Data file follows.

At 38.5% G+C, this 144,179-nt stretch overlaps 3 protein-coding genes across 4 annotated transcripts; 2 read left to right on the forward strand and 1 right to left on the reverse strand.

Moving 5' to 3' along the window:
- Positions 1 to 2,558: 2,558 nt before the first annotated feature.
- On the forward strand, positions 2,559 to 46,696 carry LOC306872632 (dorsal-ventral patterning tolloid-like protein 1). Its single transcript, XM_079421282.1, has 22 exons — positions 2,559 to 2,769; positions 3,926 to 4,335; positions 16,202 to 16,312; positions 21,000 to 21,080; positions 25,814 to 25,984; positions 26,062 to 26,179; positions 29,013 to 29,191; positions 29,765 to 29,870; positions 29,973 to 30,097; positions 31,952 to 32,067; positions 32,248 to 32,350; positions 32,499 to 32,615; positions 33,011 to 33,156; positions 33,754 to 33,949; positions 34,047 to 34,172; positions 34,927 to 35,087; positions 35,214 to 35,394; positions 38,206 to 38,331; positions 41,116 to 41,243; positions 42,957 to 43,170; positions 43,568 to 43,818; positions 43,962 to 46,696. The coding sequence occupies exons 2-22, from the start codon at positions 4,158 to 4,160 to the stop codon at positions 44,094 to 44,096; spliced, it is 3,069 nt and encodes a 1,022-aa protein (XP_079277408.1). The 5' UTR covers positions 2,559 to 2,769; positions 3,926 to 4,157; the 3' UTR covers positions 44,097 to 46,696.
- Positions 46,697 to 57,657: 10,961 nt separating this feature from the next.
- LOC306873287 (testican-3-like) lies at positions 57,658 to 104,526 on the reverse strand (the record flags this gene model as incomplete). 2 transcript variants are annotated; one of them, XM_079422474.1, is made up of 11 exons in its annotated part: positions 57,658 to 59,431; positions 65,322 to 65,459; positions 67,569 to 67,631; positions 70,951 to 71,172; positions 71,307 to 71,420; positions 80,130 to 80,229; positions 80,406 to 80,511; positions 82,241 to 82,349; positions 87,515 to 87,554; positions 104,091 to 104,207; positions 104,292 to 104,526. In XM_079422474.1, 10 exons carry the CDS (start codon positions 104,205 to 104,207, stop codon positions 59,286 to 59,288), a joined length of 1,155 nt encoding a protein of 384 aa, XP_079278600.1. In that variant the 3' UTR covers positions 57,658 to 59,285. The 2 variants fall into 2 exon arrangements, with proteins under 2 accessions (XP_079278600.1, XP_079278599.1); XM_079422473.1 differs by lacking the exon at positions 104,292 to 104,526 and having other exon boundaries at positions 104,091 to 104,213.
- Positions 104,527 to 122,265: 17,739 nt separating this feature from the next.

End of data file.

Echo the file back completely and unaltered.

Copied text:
At 38.5% G+C, this 144,179-nt stretch overlaps 3 protein-coding genes across 4 annotated transcripts; 2 read left to right on the forward strand and 1 right to left on the reverse strand.

Moving 5' to 3' along the window:
- Positions 1 to 2,558: 2,558 nt before the first annotated feature.
- On the forward strand, positions 2,559 to 46,696 carry LOC306872632 (dorsal-ventral patterning tolloid-like protein 1). Its single transcript, XM_079421282.1, has 22 exons — positions 2,559 to 2,769; positions 3,926 to 4,335; positions 16,202 to 16,312; positions 21,000 to 21,080; positions 25,814 to 25,984; positions 26,062 to 26,179; positions 29,013 to 29,191; positions 29,765 to 29,870; positions 29,973 to 30,097; positions 31,952 to 32,067; positions 32,248 to 32,350; positions 32,499 to 32,615; positions 33,011 to 33,156; positions 33,754 to 33,949; positions 34,047 to 34,172; positions 34,927 to 35,087; positions 35,214 to 35,394; positions 38,206 to 38,331; positions 41,116 to 41,243; positions 42,957 to 43,170; positions 43,568 to 43,818; positions 43,962 to 46,696. The coding sequence occupies exons 2-22, from the start codon at positions 4,158 to 4,160 to the stop codon at positions 44,094 to 44,096; spliced, it is 3,069 nt and encodes a 1,022-aa protein (XP_079277408.1). The 5' UTR covers positions 2,559 to 2,769; positions 3,926 to 4,157; the 3' UTR covers positions 44,097 to 46,696.
- Positions 46,697 to 57,657: 10,961 nt separating this feature from the next.
- LOC306873287 (testican-3-like) lies at positions 57,658 to 104,526 on the reverse strand (the record flags this gene model as incomplete). 2 transcript variants are annotated; one of them, XM_079422474.1, is made up of 11 exons in its annotated part: positions 57,658 to 59,431; positions 65,322 to 65,459; positions 67,569 to 67,631; positions 70,951 to 71,172; positions 71,307 to 71,420; positions 80,130 to 80,229; positions 80,406 to 80,511; positions 82,241 to 82,349; positions 87,515 to 87,554; positions 104,091 to 104,207; positions 104,292 to 104,526. In XM_079422474.1, 10 exons carry the CDS (start codon positions 104,205 to 104,207, stop codon positions 59,286 to 59,288), a joined length of 1,155 nt encoding a protein of 384 aa, XP_079278600.1. In that variant the 3' UTR covers positions 57,658 to 59,285. The 2 variants fall into 2 exon arrangements, with proteins under 2 accessions (XP_079278600.1, XP_079278599.1); XM_079422473.1 differs by lacking the exon at positions 104,292 to 104,526 and having other exon boundaries at positions 104,091 to 104,213.
- Positions 104,527 to 122,265: 17,739 nt separating this feature from the next.